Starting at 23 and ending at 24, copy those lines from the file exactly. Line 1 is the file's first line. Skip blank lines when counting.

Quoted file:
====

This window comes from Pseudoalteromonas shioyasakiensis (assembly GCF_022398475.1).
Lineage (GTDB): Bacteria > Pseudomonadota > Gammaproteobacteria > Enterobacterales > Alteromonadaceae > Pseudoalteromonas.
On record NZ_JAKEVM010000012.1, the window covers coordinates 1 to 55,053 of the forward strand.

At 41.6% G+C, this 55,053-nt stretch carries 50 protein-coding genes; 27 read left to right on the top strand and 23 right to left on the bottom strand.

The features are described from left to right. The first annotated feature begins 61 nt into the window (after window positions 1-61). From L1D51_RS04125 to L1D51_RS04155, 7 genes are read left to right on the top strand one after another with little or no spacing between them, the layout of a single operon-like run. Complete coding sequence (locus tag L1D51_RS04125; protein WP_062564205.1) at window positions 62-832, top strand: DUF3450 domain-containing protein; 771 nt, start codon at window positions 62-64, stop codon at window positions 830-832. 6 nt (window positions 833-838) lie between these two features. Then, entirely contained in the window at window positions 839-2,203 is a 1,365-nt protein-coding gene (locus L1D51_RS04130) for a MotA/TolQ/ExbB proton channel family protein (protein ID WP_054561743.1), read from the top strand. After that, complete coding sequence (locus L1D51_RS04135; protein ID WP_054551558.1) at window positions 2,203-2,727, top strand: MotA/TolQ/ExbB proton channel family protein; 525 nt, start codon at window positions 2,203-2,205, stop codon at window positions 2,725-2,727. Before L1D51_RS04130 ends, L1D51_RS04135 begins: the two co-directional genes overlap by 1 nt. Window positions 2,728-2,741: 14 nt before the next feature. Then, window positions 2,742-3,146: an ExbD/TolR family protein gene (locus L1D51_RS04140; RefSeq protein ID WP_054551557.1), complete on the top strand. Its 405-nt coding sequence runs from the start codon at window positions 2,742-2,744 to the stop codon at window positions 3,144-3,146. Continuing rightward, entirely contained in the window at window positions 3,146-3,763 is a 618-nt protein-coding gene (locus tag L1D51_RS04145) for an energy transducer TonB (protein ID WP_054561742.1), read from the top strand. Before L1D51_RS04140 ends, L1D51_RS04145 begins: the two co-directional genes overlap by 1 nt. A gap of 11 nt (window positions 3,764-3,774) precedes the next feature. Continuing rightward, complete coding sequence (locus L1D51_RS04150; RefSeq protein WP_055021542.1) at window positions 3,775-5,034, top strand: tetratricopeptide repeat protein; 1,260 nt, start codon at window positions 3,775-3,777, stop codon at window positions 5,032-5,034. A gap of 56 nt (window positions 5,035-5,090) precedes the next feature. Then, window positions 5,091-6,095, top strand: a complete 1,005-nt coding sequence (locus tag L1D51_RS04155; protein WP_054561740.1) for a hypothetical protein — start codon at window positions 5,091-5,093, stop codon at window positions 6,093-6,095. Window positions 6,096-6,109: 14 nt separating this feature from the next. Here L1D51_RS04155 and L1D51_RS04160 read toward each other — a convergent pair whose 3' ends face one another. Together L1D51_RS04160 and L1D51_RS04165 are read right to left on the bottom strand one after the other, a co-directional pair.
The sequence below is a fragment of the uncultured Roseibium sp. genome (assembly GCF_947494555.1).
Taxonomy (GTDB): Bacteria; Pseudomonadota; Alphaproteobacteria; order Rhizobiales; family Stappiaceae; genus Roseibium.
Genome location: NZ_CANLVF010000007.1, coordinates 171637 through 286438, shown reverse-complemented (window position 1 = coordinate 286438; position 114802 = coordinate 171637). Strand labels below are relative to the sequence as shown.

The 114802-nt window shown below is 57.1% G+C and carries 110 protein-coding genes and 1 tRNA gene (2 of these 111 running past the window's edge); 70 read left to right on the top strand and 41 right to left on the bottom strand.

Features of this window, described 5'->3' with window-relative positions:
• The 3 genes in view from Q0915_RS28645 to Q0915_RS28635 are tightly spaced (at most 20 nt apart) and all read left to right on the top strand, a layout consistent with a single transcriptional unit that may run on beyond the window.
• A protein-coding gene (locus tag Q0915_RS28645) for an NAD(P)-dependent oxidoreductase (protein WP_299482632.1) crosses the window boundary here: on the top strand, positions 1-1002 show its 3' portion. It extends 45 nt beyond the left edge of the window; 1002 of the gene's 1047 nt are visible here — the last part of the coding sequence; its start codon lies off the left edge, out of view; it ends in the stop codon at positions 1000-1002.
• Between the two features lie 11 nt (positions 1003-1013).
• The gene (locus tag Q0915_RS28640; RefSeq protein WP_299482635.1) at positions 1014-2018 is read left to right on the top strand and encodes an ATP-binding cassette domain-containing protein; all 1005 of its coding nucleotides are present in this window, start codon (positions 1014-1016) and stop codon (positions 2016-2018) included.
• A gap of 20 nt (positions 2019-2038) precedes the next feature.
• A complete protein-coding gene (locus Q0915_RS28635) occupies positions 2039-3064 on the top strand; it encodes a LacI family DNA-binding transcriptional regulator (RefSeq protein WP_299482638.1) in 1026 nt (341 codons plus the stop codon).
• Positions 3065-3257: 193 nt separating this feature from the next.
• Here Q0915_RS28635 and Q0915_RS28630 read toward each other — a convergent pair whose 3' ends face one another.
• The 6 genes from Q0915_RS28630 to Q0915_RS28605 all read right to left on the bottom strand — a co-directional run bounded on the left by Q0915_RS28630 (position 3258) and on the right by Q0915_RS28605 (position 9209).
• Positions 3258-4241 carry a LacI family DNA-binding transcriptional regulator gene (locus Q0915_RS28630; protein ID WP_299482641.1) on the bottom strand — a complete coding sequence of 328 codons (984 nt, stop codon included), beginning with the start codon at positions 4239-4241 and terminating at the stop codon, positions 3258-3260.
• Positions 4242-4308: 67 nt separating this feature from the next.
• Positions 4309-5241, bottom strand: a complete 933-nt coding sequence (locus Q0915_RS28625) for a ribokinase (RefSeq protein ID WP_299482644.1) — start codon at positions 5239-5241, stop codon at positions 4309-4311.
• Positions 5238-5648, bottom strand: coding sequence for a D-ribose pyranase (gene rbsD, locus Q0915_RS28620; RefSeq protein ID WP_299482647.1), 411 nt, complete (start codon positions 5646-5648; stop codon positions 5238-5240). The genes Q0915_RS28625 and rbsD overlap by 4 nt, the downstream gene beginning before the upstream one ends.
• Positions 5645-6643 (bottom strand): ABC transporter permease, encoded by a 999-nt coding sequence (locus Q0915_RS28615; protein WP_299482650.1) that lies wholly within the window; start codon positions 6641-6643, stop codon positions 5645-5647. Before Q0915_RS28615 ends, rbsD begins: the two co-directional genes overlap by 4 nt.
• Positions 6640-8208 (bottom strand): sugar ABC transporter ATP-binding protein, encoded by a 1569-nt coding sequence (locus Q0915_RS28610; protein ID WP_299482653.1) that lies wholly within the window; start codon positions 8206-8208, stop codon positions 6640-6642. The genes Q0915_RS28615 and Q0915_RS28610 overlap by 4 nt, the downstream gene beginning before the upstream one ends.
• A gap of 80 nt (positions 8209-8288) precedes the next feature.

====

• Positions 5238-5648, bottom strand: coding sequence for a D-ribose pyranase (gene rbsD, locus Q0915_RS28620; RefSeq protein ID WP_299482647.1), 411 nt, complete (start codon positions 5646-5648; stop codon positions 5238-5240). The genes Q0915_RS28625 and rbsD overlap by 4 nt, the downstream gene beginning before the upstream one ends.
• Positions 5645-6643 (bottom strand): ABC transporter permease, encoded by a 999-nt coding sequence (locus Q0915_RS28615; protein WP_299482650.1) that lies wholly within the window; start codon positions 6641-6643, stop codon positions 5645-5647. Before Q0915_RS28615 ends, rbsD begins: the two co-directional genes overlap by 4 nt.